Colonel Neil Smith, former director of the Army Veterinary and Remount Services, who now owns her, said the five-year-old had recovered from severe injuries and was now acting as a mascot for the Games.

He said: "Fire was working as a detection dog in support of a patrol of 2 Rifles. She had just indicated there was an IED and it detonated, leaving her badly injured.

"She broke her jaw and another bone under her eye," he said, as well as suffering other injuries.

"She has made a remarkable recovery. People don't notice the scars until you point them out."

Harry, who is the driving force behind the Games, has pledged to make them a regular event as he called on the public to snap up tickets for the competition.

Teams have been invited from Afghanistan, Australia, Canada, Denmark, Estonia, France, Germany, Georgia, Iraq, Italy, Netherlands, New Zealand, the UK and USA.

A star-studded closing ceremony will feature acts including Foo Fighters, Kaiser Chiefs, Ellie Goulding, Ryan Adams, The Vamps, Rizzle Kicks, James Blunt and Military Wives Choirs.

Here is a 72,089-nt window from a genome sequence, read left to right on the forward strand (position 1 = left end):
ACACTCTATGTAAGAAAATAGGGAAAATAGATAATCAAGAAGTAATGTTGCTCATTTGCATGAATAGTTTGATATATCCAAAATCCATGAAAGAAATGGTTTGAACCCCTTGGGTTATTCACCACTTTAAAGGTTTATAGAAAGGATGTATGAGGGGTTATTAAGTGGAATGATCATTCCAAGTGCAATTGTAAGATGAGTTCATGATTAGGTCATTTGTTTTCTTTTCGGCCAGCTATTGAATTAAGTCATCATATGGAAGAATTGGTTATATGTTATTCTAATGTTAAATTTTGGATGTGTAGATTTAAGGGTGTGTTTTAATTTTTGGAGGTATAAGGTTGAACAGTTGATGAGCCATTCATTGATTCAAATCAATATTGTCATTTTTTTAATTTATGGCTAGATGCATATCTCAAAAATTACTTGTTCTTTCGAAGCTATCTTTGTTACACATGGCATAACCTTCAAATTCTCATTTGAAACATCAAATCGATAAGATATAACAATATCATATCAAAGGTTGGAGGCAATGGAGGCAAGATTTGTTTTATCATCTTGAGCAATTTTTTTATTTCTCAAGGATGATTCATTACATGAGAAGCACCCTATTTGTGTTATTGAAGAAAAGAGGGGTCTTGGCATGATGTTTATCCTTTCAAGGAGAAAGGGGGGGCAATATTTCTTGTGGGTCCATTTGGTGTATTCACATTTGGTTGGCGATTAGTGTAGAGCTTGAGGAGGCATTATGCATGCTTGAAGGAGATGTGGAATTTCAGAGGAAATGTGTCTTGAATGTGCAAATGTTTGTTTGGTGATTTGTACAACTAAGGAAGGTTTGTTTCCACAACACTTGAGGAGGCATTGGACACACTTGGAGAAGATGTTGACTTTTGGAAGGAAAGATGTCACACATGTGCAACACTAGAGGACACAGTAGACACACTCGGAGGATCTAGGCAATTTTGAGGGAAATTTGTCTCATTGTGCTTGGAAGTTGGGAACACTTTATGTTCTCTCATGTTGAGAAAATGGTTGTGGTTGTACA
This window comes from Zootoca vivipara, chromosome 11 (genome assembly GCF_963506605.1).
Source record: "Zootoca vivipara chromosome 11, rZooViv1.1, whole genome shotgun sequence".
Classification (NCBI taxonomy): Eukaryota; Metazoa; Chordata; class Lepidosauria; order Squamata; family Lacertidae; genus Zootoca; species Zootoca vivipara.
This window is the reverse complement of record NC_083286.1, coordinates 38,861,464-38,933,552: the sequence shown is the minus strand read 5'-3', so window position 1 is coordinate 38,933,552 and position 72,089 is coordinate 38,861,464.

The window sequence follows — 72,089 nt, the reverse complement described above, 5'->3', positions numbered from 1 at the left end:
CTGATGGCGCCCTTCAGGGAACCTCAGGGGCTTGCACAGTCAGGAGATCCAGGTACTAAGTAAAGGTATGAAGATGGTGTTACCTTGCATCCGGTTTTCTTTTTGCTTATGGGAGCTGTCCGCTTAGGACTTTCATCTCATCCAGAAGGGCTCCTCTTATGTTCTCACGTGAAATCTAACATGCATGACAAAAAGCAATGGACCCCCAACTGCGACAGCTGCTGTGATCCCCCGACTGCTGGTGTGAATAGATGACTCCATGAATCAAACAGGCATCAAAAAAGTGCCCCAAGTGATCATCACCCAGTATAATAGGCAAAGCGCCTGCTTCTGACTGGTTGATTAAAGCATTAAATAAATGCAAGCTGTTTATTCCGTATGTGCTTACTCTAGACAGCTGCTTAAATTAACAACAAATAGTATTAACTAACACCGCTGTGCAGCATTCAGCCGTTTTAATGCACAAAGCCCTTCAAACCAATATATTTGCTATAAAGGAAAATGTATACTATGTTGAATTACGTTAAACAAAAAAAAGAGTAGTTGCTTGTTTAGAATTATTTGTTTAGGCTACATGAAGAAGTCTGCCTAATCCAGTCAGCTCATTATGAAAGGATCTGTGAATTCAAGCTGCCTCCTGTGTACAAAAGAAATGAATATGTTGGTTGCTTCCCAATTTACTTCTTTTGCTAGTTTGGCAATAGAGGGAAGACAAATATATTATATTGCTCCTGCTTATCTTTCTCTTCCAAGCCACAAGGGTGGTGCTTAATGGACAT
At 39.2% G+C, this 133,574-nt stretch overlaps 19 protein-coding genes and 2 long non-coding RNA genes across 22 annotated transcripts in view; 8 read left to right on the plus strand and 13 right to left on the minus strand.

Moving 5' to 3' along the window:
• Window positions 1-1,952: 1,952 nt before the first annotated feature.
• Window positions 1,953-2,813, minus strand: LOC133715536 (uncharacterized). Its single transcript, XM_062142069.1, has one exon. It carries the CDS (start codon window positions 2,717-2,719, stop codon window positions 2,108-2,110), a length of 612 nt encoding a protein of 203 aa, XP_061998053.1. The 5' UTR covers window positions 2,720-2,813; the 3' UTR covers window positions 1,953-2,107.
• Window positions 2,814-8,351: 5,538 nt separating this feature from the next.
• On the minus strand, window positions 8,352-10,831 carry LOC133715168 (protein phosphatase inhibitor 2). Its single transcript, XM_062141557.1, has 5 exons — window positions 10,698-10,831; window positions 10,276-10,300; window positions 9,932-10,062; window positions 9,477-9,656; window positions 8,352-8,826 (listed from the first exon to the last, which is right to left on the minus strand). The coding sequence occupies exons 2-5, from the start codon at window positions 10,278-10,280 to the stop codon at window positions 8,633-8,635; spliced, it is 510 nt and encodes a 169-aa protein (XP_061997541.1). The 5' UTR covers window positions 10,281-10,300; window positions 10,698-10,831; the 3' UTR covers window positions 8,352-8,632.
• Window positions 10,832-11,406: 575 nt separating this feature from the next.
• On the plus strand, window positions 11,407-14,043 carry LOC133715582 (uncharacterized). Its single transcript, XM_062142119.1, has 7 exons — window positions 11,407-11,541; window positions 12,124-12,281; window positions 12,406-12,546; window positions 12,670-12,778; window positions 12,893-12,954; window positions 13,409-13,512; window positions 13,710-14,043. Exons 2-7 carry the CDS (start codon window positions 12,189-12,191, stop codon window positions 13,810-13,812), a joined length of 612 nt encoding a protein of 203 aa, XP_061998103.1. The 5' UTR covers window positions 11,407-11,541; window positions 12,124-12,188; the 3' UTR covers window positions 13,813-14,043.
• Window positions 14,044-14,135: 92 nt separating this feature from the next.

Corporal Ricky Furgusson, 29, who lost both legs, an eye and fingers on both hands in a bomb blast in Afghanistan in 2010, has been selected to compete in athletics in the games, and will use prosthetic running blades.

Cpl Furgusson, from Telford, Shropshire, said today was the first time he had met many of his team-mates, and the competitive spirit was already clear to see.

He said he was thrilled to have been chosen, but was hoping "not to come last".

The 29-year-old praised Harry for his involvement in championing the games.

"When people talk about him they always focus on the 'royal' bit, but he's just a normal bloke," he said.

"I met him and his brother last week when they came down to the track and they were just two normal, down-to-earth blokes.

"I think it's great that he's said 'We should have these games in London' and he's done so much to make sure they happen."